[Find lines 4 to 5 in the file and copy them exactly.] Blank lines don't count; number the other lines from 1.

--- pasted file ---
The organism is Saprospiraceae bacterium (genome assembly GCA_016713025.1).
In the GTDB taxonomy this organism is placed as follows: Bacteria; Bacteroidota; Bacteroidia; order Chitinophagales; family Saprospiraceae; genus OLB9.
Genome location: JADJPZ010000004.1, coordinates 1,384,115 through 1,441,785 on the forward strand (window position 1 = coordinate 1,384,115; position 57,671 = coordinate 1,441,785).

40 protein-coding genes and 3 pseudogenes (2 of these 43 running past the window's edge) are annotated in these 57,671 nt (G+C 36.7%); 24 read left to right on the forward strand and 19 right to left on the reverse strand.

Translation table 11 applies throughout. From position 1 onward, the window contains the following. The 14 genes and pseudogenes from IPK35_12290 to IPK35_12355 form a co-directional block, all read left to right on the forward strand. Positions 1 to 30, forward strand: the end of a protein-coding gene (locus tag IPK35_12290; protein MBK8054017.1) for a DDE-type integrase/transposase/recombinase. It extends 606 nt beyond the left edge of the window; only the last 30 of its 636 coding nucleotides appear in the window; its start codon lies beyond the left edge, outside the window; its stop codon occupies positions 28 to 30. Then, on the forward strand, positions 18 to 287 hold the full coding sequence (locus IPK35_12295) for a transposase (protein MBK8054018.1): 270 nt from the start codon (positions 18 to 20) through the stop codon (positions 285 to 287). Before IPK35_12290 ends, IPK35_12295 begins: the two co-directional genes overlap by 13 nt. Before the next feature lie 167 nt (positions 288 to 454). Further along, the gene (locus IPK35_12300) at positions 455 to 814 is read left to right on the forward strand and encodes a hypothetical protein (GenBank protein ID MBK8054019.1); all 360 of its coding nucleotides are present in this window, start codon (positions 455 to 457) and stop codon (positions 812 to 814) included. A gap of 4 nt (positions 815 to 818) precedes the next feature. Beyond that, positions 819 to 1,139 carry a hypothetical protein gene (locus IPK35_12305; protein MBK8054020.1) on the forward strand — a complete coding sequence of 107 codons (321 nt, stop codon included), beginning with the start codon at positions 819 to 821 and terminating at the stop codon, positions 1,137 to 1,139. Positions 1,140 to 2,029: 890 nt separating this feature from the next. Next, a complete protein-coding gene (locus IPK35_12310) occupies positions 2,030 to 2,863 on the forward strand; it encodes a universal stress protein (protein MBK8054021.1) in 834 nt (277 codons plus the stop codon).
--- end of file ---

40 protein-coding genes and 3 pseudogenes (2 of these 43 running past the window's edge) are annotated in these 57,671 nt (G+C 36.7%); 24 read left to right on the forward strand and 19 right to left on the reverse strand.

Translation table 11 applies throughout. From position 1 onward, the window contains the following. The 14 genes and pseudogenes from IPK35_12290 to IPK35_12355 form a co-directional block, all read left to right on the forward strand. Positions 1 to 30, forward strand: the end of a protein-coding gene (locus tag IPK35_12290; protein MBK8054017.1) for a DDE-type integrase/transposase/recombinase. It extends 606 nt beyond the left edge of the window; only the last 30 of its 636 coding nucleotides appear in the window; its start codon lies beyond the left edge, outside the window; its stop codon occupies positions 28 to 30. Then, on the forward strand, positions 18 to 287 hold the full coding sequence (locus IPK35_12295) for a transposase (protein MBK8054018.1): 270 nt from the start codon (positions 18 to 20) through the stop codon (positions 285 to 287). Before IPK35_12290 ends, IPK35_12295 begins: the two co-directional genes overlap by 13 nt. Before the next feature lie 167 nt (positions 288 to 454). Further along, the gene (locus IPK35_12300) at positions 455 to 814 is read left to right on the forward strand and encodes a hypothetical protein (GenBank protein ID MBK8054019.1); all 360 of its coding nucleotides are present in this window, start codon (positions 455 to 457) and stop codon (positions 812 to 814) included. A gap of 4 nt (positions 815 to 818) precedes the next feature. Beyond that, positions 819 to 1,139 carry a hypothetical protein gene (locus IPK35_12305; protein MBK8054020.1) on the forward strand — a complete coding sequence of 107 codons (321 nt, stop codon included), beginning with the start codon at positions 819 to 821 and terminating at the stop codon, positions 1,137 to 1,139. Positions 1,140 to 2,029: 890 nt separating this feature from the next. Next, a complete protein-coding gene (locus IPK35_12310) occupies positions 2,030 to 2,863 on the forward strand; it encodes a universal stress protein (protein MBK8054021.1) in 834 nt (277 codons plus the stop codon).